Running and Degenerative Disc Disease

Will I Harm My Spine if I Continue to Run?

Question: I'm a 52-year-old avid runner, and I've recently been diagnosed with degenerative disc disease, which flares up every so often. I'm scared I'm going to do further damage to my spine if I continue to run, but I don't want to give up running. Is it safe for me to continue to run? If so, what should my routine be?
—Colorado Springs, COmale runner running uphill Answer: It's great to hear that you're incorporating cardiovascular exercise into your routine, but because you've been diagnosed with degenerative disc disease (DDD), you may have to switch up your exercise program a bit.

When you have DDD, it means you've lost some of the elasticity, flexibility, and shock-absorbing capacity of your spine.

DDD involves your intervertebral discs. Healthy, fluid-filled discs are a cushion between your vertebrae and help your spine to move and carry your weight. But with DDD, these discs become stiff and rigid, which can cause back pain.

That's why it's so important for you to take good care of your spine, especially when you run.

Like other forms of aerobic exercise, running is good for us—mentally and physically. It improves your circulation, boosts your mood, helps you feel calmer, and keeps you fit.

You don't have to give up running, but just like other strenuous physical activities, you should run in moderation instead of running every day.

Alternate running every other day with less strenuous activities, such as yoga, and don't forget to give yourself a day or 2 off a week from exercise.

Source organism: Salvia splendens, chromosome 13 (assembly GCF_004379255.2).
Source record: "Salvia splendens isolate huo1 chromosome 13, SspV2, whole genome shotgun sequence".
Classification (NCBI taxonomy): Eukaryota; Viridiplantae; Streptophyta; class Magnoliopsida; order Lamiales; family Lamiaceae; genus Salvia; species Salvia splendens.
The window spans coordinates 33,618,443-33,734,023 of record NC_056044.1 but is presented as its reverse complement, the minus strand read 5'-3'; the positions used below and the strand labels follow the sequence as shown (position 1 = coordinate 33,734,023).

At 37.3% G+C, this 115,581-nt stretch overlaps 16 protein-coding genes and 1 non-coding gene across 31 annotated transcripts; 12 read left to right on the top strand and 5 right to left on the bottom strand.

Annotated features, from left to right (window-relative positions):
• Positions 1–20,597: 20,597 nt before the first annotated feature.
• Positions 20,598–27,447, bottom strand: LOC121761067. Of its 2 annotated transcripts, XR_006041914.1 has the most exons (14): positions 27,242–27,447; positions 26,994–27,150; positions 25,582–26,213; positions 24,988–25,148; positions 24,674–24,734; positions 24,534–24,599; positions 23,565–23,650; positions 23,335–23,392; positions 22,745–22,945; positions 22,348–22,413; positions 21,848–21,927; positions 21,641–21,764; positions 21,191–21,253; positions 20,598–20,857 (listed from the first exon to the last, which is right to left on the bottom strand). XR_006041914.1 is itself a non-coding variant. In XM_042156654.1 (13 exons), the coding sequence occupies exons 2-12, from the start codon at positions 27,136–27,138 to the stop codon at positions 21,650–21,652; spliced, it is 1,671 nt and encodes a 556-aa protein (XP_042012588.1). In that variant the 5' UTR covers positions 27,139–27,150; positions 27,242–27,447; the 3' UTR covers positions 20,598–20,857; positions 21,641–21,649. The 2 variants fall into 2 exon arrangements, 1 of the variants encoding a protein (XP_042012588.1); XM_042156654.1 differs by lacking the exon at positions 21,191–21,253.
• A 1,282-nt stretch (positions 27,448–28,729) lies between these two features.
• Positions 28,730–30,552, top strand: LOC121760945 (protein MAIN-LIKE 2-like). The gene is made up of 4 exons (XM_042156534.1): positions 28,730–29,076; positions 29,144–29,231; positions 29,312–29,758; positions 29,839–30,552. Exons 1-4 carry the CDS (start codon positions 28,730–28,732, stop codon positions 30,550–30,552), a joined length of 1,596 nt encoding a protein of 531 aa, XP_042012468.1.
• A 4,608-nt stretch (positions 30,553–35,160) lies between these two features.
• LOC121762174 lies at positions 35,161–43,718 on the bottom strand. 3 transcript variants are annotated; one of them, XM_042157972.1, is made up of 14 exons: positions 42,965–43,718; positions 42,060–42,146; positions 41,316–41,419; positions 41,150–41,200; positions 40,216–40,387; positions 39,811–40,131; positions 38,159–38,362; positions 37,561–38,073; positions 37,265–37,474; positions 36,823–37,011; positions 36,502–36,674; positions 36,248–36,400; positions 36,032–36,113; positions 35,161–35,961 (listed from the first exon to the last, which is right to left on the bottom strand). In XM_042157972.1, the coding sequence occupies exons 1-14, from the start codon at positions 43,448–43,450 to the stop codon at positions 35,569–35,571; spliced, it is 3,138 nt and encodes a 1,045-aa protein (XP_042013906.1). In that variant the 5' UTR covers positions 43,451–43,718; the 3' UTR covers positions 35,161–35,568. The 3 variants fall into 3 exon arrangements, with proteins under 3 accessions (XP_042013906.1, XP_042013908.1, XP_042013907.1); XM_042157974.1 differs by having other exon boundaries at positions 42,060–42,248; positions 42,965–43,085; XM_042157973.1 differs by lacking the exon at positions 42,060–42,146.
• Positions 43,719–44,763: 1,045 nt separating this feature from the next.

I'm actually currently training for a half-marathon, and I know it would be difficult for me to stop running. But try incorporating other activities into your routine that don't put as much pressure on your spine. Low-impact activities, such as swimming, doing the elliptical, and yoga, may be more beneficial for your spine—and your joints—in the long run.

Also, incorporate strengthening exercises into your routine. These types of exercises can build crucial muscle in your back and may even help support your spine.

Other tips to keep in mind for a healthy spine:

  • Give your muscles and joints time to rest and recover after you run.
  • Get plenty of sleep—at least 7 to 8 hours a night.
  • Make healthy food choices: Eat mostly vegetables, fruits, whole grains, and healthy fats.
  • Drink plenty of water to stay hydrated and mentally and physically sharp.

Being diagnosed with DDD doesn't mean that you're running days are over, but you should take good care of your spine now so that running can be a part of your routine in the future.